Alyssa Schafer

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Recently in the news, you have probably happened on a few stories focused on Medicaid fraud. Some of these involve doctors or hospitals, but many focus on fraud and waste in home and community-based services. Just last week in fact, a woman in Wichita, Kan., was ordered to repay more than $19,000 to the Kansas Medicaid program and was sentenced to 12 months of probation with an underlying sentence of 6 months in prison.

At Paraquad, my title is Consumer Directed Services timesheet compliance manager. That is a long, fancy title that basically means most of my job is to catch potential misuse, waste and fraud that may be occurring in our Consumer Directed Services program and report it to MO HealthNet, the Missouri Attorney General’s office and the Missouri Department of Health and Senior Services.

Consumer Directed Services (CDS) is Missouri’s version of the program referenced in the article above about Kansas. It allows someone with a physical disability to hire a personal care attendant of their choosing to assist them with their daily personal needs. Attendants and program participants track the time that is work and submit it to Paraquad for payment. Paraquad then bills Medicaid on the participant’s behalf.

At a glance, having one person devoted to the task of detecting potential misuse makes it sound like there is a lot of fraud occurring in this program. This is not the case.

While we do catch a handful of truly fraudulent claims each year, they are far and few between.  Most of what I turn in to the three state agencies above turns out to be the result of human error or a training issue. The vast majority of personal care attendants provide quality care that allows people with disabilities to stay in their homes.

So what is Medicaid fraud?  How can it be avoided? Can the fraud be committed accidentally? What are the consequences? What should you do if you know or suspect someone is committing fraud? Why is it important for you to report someone if  you think they are committing fraud? These are all questions I am asked on a regular basis and what I hope to answer for you here.

The Missouri Attorney General’s office defines Medicaid fraud as a “(misrepresentation of) services rendered (that) thereby increases the reimbursement from Missouri Medicaid.” There are many different types of fraud that can occur in this broad definition.

Many of them do not apply to a Consumer Directed Services program but instead apply to doctors or hospitals. However, the premise is the same. The website of the Missouri Attorney General’s office lists several examples of what it considers to be fraud. The one I see the most is someone billing for services that were not actually performed. In the case of CDS, this means a personal care attendant and participant submit a timesheet to Paraquad for payment for time the attendant did not actually work.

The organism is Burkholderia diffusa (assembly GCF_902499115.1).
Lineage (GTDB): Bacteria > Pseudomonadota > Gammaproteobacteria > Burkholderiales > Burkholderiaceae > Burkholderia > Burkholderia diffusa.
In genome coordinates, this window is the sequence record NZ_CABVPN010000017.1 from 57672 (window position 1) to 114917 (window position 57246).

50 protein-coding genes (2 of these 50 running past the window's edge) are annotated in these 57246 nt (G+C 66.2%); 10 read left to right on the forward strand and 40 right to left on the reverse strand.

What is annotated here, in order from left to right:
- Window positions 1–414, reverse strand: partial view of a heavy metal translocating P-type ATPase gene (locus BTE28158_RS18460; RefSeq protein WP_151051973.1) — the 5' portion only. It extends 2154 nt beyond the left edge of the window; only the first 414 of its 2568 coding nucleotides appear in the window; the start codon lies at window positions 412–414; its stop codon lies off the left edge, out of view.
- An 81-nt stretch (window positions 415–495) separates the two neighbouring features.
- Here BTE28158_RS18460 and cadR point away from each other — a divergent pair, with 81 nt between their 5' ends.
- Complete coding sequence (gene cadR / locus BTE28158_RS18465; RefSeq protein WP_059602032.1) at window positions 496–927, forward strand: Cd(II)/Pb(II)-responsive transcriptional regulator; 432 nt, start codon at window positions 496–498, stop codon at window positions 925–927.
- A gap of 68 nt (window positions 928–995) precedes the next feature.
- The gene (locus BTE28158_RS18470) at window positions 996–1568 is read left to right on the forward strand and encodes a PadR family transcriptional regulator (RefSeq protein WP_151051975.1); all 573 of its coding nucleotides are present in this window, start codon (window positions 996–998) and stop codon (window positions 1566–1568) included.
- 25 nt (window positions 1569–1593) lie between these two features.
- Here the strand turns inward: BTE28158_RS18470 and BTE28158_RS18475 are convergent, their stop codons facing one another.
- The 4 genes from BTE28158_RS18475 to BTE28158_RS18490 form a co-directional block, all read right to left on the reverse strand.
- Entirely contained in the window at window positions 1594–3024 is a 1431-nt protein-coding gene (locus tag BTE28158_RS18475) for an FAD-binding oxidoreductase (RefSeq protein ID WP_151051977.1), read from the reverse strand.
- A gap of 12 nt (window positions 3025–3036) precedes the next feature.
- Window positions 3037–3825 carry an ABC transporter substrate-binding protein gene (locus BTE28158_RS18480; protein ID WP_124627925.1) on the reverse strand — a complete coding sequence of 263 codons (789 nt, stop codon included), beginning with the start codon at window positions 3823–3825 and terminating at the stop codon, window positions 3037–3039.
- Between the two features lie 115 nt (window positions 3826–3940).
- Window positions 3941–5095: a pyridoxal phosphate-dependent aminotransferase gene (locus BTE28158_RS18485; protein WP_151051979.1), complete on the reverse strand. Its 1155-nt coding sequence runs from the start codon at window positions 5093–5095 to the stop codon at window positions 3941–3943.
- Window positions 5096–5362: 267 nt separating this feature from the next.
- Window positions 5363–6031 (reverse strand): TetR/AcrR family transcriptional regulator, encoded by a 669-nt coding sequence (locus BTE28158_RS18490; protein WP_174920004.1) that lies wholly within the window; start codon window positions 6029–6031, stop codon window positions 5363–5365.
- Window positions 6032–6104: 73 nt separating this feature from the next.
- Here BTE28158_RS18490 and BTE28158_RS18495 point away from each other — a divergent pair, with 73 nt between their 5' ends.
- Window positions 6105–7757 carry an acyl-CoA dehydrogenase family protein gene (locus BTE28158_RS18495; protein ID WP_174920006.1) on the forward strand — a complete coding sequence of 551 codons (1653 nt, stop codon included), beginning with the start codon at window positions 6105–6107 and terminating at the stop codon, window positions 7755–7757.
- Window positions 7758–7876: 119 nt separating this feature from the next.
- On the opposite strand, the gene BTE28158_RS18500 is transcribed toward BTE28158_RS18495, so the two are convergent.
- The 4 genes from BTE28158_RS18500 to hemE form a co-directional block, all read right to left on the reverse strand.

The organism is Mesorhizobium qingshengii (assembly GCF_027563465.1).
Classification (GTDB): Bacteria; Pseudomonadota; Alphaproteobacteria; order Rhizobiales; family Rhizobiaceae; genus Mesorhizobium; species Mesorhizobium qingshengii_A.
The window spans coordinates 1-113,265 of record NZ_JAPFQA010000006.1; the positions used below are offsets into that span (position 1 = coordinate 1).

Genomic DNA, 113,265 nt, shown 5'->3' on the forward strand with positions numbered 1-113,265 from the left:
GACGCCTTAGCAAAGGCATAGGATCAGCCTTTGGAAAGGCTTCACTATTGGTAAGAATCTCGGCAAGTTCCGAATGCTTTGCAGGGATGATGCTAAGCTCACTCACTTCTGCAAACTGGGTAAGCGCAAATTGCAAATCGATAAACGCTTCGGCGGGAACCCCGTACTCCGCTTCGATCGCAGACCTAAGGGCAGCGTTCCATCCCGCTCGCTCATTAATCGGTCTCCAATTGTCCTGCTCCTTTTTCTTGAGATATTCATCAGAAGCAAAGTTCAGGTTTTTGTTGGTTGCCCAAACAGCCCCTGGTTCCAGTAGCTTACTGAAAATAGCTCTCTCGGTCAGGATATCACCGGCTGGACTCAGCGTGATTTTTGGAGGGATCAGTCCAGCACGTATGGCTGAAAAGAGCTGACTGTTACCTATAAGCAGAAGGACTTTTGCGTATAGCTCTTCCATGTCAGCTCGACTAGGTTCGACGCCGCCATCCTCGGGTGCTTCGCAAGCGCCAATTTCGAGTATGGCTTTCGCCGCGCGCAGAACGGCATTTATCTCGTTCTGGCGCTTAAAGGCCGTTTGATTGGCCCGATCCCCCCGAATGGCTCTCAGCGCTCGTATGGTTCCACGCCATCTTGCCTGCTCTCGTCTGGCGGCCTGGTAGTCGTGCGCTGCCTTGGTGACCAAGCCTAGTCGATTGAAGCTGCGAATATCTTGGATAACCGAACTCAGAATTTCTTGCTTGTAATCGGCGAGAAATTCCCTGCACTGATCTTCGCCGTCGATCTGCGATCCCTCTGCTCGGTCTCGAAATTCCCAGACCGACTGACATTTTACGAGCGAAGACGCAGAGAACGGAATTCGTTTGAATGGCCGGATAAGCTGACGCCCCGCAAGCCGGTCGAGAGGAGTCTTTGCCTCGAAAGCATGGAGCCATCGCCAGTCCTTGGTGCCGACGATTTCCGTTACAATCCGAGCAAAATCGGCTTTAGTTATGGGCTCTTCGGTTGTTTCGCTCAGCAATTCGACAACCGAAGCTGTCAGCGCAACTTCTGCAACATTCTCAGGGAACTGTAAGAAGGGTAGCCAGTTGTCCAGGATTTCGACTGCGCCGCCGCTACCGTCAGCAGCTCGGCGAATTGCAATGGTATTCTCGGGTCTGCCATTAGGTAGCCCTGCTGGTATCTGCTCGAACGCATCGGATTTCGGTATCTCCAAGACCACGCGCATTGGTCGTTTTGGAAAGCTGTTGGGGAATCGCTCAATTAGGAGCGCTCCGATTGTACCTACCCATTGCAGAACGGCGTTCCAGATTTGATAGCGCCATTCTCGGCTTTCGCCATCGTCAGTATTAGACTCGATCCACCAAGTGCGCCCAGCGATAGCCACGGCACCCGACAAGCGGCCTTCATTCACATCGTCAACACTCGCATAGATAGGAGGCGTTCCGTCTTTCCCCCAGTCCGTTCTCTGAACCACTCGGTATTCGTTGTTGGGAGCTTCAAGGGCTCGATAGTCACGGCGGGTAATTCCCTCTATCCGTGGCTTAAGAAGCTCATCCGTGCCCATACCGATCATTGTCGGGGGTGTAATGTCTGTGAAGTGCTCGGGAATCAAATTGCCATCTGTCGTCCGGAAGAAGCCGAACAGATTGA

Avoiding fraud is easy: Don’t do it. Don’t misrepresent services provided. Don’t turn in a timesheet if your attendant did not actually work, was working somewhere else or was completing tasks that were not authorized on your care plan. If a timesheet is filled out accurately every day the attendant works, it is quite impossible to commit fraud.

Committing Medicaid fraud is considered a felony. It is punishable by probation, hefty fines and prison time. Someone who commits Medicaid fraud also puts themselves in jeopardy of losing the privilege of receiving Consumer Directed Services at any point in the future. A person convicted of committing Medicaid fraud may never be allowed to work in any healthcare-related field for the rest of their life.

Reporting Medicaid fraud can seem intimidating, but it is very important. The more people who report suspected fraudulent activity, the higher the integrity of all Medicaid-based programs.  The more reports that are made, the more waste, misuse and fraud can be caught.

I often hear that some social programs should not exist because of “all the fraud” that happens within them. Once people who are misusing these programs are reported on and caught, people who are actually in need of the services and use them appropriately can continue to enjoy life in their homes and communities (rather than the alternative of going into a nursing home or other care facility) without the threat of having their services cut because someone else is doing the wrong thing. We never know when we may personally need assistance so we all have a responsibility to uphold the integrity of all social programs by doing our part to prevent and report potential misuse.

If you suspect someone is committing fraud (whether in a home and community-based service setting, in your doctor’s office or anywhere else you may her about it, please contact your state’s Attorney General’s office, Medicaid office or Department of Health and Senior Services. Most will have Medicaid fraud control units to specifically handle your call.

Alyssa Schafer is the Consumer Directed Services (CDS) Timesheet Compliance Manager at Paraquad.  She can be reached at aschafer@paraquad.org.

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